If you’re a Crossfitter, you probably remember Open Workout 17.4? (Also 16.4)
Or maybe you’ve blocked it from your memory! I know sometimes I wish I could. 🙂
Just in case you don’t recall… it was:
Complete as many rounds and reps as possible in 13 minutes of:
- 55 deadlifts, 225 lb.
- 55 wall-ball shots, 20-lb. ball to 10-ft. target
- 55-calorie row
- 55 handstand push-ups
Here’s the short version of how it went for me this year…
Crushed the deadlifts. Felt fine. Walked over to the wall, picked up the ball, set out to start with a big set, and let the ball drop after 10 reps. Then proceeded to finish 55 wall-ball shots in sets of 5-7. Not good… Not fun…
I made up lots of ground in the row and HSPUs… but the damage was done. You can just imagine how long those wall balls took doing those tiny sets…
Listen: I already KNEW wall balls weren’t my jam. But 17.4 got up in my face and showed me just how much I needed to get my wall balls on…
And after a couple months of solid examination, practice and training I can honestly say that my wall ball shots are no longer a weakness. I wouldn’t call them a strength. Karen and I certainly aren’t on the best of terms. However I no longer feel dread when I see them come up in a WOD.
Now, at 5’6” I feel like I’ve done a pretty effective job at breaking the wall ball shot down and creating the most efficient movement pattern possible to make the most of the vertical challenge I’ve been dealt.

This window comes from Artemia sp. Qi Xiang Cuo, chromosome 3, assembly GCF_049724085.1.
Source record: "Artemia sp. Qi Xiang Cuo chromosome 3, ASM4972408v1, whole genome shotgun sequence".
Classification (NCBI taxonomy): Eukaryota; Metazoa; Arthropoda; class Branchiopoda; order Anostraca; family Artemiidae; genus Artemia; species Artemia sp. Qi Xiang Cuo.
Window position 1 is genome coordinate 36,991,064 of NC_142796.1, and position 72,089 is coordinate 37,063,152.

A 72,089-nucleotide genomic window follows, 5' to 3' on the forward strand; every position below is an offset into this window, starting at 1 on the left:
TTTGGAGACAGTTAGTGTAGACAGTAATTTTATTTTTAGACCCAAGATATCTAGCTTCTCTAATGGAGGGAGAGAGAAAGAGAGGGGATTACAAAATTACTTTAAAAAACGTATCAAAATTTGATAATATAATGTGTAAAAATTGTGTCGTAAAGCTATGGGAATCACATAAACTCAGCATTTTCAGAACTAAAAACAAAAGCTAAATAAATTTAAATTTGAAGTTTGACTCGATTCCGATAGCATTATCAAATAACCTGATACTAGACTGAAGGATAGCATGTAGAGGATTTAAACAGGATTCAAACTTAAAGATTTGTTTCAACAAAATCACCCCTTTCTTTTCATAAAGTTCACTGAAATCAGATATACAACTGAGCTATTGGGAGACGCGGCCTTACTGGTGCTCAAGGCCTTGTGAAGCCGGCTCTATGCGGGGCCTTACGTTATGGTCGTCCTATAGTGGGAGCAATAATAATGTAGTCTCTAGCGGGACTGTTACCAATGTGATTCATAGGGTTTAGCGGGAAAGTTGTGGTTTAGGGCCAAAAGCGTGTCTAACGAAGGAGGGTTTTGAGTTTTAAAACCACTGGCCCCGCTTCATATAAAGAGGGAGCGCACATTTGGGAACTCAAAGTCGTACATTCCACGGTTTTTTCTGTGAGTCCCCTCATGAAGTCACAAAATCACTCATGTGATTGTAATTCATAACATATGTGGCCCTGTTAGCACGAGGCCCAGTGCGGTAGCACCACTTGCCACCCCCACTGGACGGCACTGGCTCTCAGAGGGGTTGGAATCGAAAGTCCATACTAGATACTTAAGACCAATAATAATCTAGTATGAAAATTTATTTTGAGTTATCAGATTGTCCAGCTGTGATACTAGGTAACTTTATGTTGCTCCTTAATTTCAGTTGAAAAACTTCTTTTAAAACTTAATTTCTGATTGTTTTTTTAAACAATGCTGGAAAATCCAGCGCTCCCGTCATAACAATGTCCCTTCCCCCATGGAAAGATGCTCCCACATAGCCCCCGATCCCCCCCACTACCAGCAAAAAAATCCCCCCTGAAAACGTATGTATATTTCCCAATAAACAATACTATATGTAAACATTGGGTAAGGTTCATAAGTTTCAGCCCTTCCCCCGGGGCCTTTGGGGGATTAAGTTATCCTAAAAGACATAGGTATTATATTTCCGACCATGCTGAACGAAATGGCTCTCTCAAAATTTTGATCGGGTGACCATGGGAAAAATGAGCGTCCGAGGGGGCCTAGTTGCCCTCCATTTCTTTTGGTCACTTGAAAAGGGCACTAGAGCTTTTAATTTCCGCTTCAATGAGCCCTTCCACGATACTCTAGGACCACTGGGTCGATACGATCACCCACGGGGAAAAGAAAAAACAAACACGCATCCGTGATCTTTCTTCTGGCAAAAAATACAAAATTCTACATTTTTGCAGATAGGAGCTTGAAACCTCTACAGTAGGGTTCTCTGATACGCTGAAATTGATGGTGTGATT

So I want to share my 7 “secrets” to a perfect wall ball shot. Here ya go…
- Find your sweet spot distance. Mine is outstretched arms plus about an inch from my fingertips to the wall.
- Use feet spacing to maximize your height versus mobility. The more narrow your feet are, the taller you will stand. Find your minimum foot width where you can still easily hit the depth standard of hip crease below knees.
- Control and explode. You’ll quickly burn yourself out if you try to explode from the bottom of your squat. So cruise from the bottom to about a ¾ squat and then explode up from there while projecting with the arms.
- Align with the ball. You should feel like the ball is a structural extension of your arms as you project it up. If you don’t have that good ball connection you can’t transfer the power from your full body effort into the ball to drive it up.
- Rest your shoulders. As you release the ball, let your arms drop to your sides. Then, as the ball starts its descent, bring your hands back up to head height for the catch. This tiny rest adds up over high reps of Wall Balls
- Eyes on the ball. As soon as the ball makes contact with the wall, make sure your vision is laser focused on the center of the ball as it comes back down. This allows you to catch the ball in perfect balance so you don’t waste energy recentering it.
- Breath. Keep your body calm, loose and relaxed so that you can breath naturally. I find my most natural cadence is a partial exhale on catch and decent, a slight breath hold through the bottom transition, another exhale exploding the ball up, and inhale while waiting for the ball to come back down.
Remember: Everyone is different so you’ll need to experiment with each of these 7 elements to find your own perfect variation. However I think using them as a guideline is your fastest way to achieve your own personal expression of the “perfect” wall ball shot.